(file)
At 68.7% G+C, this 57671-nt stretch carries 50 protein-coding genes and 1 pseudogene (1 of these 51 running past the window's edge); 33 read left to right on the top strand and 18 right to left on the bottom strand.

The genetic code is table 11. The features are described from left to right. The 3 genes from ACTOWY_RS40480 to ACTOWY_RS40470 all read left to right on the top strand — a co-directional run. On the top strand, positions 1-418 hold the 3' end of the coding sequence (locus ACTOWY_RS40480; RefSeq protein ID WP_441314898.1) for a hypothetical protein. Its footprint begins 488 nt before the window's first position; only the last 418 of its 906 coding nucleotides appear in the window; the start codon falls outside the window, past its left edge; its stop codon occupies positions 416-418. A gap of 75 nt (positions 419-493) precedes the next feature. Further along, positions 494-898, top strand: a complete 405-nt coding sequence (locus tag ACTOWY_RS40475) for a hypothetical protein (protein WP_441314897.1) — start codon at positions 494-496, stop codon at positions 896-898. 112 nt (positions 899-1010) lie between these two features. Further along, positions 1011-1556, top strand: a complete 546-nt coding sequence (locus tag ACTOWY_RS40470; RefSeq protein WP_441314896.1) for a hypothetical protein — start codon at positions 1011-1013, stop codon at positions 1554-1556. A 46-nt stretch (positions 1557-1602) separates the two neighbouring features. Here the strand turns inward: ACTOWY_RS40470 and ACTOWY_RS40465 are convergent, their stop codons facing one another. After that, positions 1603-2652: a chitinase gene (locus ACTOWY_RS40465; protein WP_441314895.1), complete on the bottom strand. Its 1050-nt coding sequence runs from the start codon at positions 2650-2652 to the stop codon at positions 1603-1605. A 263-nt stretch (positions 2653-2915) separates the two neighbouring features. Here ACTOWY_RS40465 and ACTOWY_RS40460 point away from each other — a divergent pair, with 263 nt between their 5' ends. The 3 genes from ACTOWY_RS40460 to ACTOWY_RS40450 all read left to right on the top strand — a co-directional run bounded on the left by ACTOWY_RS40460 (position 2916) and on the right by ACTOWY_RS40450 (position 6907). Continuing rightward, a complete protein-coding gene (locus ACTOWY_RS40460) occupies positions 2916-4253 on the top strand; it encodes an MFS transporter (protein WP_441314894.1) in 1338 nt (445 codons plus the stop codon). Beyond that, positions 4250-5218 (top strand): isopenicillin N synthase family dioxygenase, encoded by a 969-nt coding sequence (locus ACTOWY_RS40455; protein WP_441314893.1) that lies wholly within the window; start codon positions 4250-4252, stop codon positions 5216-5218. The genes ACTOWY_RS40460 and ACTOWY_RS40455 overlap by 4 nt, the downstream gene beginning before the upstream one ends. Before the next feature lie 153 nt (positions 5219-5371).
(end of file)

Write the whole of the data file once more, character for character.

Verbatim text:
At 68.7% G+C, this 57671-nt stretch carries 50 protein-coding genes and 1 pseudogene (1 of these 51 running past the window's edge); 33 read left to right on the top strand and 18 right to left on the bottom strand.

The genetic code is table 11. The features are described from left to right. The 3 genes from ACTOWY_RS40480 to ACTOWY_RS40470 all read left to right on the top strand — a co-directional run. On the top strand, positions 1-418 hold the 3' end of the coding sequence (locus ACTOWY_RS40480; RefSeq protein ID WP_441314898.1) for a hypothetical protein. Its footprint begins 488 nt before the window's first position; only the last 418 of its 906 coding nucleotides appear in the window; the start codon falls outside the window, past its left edge; its stop codon occupies positions 416-418. A gap of 75 nt (positions 419-493) precedes the next feature. Further along, positions 494-898, top strand: a complete 405-nt coding sequence (locus tag ACTOWY_RS40475) for a hypothetical protein (protein WP_441314897.1) — start codon at positions 494-496, stop codon at positions 896-898. 112 nt (positions 899-1010) lie between these two features. Further along, positions 1011-1556, top strand: a complete 546-nt coding sequence (locus tag ACTOWY_RS40470; RefSeq protein WP_441314896.1) for a hypothetical protein — start codon at positions 1011-1013, stop codon at positions 1554-1556. A 46-nt stretch (positions 1557-1602) separates the two neighbouring features. Here the strand turns inward: ACTOWY_RS40470 and ACTOWY_RS40465 are convergent, their stop codons facing one another. After that, positions 1603-2652: a chitinase gene (locus ACTOWY_RS40465; protein WP_441314895.1), complete on the bottom strand. Its 1050-nt coding sequence runs from the start codon at positions 2650-2652 to the stop codon at positions 1603-1605. A 263-nt stretch (positions 2653-2915) separates the two neighbouring features. Here ACTOWY_RS40465 and ACTOWY_RS40460 point away from each other — a divergent pair, with 263 nt between their 5' ends. The 3 genes from ACTOWY_RS40460 to ACTOWY_RS40450 all read left to right on the top strand — a co-directional run bounded on the left by ACTOWY_RS40460 (position 2916) and on the right by ACTOWY_RS40450 (position 6907). Continuing rightward, a complete protein-coding gene (locus ACTOWY_RS40460) occupies positions 2916-4253 on the top strand; it encodes an MFS transporter (protein WP_441314894.1) in 1338 nt (445 codons plus the stop codon). Beyond that, positions 4250-5218 (top strand): isopenicillin N synthase family dioxygenase, encoded by a 969-nt coding sequence (locus ACTOWY_RS40455; protein WP_441314893.1) that lies wholly within the window; start codon positions 4250-4252, stop codon positions 5216-5218. The genes ACTOWY_RS40460 and ACTOWY_RS40455 overlap by 4 nt, the downstream gene beginning before the upstream one ends. Before the next feature lie 153 nt (positions 5219-5371).